EnergyHub and Bidgely’s integrated DSM system brings value to the utility on several different levels, said Gupta. It can create shareholder value by reducing operational costs, and it can improve customer satisfaction by giving them more control over their bill.
The third value is on the grid side, said Gupta, and may be most important to grid modernization. “You find utilities interacting with customers, but they don’t know what is going on in the home,” he said.
Take for example, electric vehicles. Gupta said it is not uncommon for customers to purchase an EV and never think about letting the utility know. For a single customer, that might represent a lost opportunity at an EV time-of- use rate, for instance. But as more customers with EVs start to show up, it does not take long for a neighborhood circuit to get overloaded, said Gupta.
The capacity needed to serve electric vehicle chargers is not expected to be a problem as the vehicles proliferate, but delivering the energy may be a challenge. According to the National Renewable Energy Laboratory, an electric vehicle market share of up to 3% — about 7.5 million EVs — would not significantly impact aggregate residential power demand. But even having a couple of electric vehicles in the same neighborhood could make delivering that power a problem, the lab concluded.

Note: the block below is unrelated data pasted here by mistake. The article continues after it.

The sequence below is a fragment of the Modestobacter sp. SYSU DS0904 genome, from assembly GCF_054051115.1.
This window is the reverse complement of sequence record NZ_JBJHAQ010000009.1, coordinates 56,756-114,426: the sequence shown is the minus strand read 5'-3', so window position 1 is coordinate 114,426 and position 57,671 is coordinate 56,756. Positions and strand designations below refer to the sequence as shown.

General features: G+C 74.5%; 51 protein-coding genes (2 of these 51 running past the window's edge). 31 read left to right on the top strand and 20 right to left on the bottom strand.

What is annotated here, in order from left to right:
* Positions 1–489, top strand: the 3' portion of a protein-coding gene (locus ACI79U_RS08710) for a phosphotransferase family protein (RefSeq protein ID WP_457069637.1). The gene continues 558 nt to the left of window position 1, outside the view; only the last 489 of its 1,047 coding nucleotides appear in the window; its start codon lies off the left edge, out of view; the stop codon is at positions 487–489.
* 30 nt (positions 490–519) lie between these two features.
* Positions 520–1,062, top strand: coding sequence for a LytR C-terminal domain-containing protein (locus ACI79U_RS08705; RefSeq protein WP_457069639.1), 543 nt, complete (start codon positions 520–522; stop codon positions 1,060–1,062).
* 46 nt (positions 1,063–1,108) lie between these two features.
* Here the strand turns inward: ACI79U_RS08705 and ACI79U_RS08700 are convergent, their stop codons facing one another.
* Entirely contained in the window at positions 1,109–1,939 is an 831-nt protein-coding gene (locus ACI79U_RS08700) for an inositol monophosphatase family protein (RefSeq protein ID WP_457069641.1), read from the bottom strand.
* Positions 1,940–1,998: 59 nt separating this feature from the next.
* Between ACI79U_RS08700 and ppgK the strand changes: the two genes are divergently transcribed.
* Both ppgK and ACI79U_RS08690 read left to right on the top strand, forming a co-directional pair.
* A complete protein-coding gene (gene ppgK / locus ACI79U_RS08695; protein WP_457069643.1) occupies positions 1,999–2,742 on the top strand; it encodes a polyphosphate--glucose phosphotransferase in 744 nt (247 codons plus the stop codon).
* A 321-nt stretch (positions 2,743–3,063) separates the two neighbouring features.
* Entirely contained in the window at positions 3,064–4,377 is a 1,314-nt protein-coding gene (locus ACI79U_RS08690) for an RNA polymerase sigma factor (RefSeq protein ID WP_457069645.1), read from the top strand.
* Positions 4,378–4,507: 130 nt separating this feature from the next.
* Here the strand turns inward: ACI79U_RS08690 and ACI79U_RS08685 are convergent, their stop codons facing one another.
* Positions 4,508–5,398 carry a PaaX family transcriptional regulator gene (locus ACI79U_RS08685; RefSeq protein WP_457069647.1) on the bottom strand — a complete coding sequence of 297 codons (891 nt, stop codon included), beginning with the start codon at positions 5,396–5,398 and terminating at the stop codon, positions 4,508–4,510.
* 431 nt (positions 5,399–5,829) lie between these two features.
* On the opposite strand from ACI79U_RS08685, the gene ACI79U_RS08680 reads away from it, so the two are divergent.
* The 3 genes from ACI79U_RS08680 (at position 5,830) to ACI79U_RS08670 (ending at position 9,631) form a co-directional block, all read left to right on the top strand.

Distribution transformers may need to be sized up and replaced more frequently, and peak demand will be an issue in some areas, NREL’s report found. Bidgely’s solution provides utilities with tools to help customers shift their energy usage away from peak hours.
As renewable energy becomes more prevalent, Gupta said utility goals are shifting. Their focus will not be so much on reducing overall consumption, he said, but more directly connecting the points of consumption and generation.
“The grid was never designed for this kind of stress,” said Gupta. “The answer lies in controlling and optimizing devices. It is a symphony of these homes being controlled at a massive scale. … Once you know what is happening in the homes, you can balance the grid.”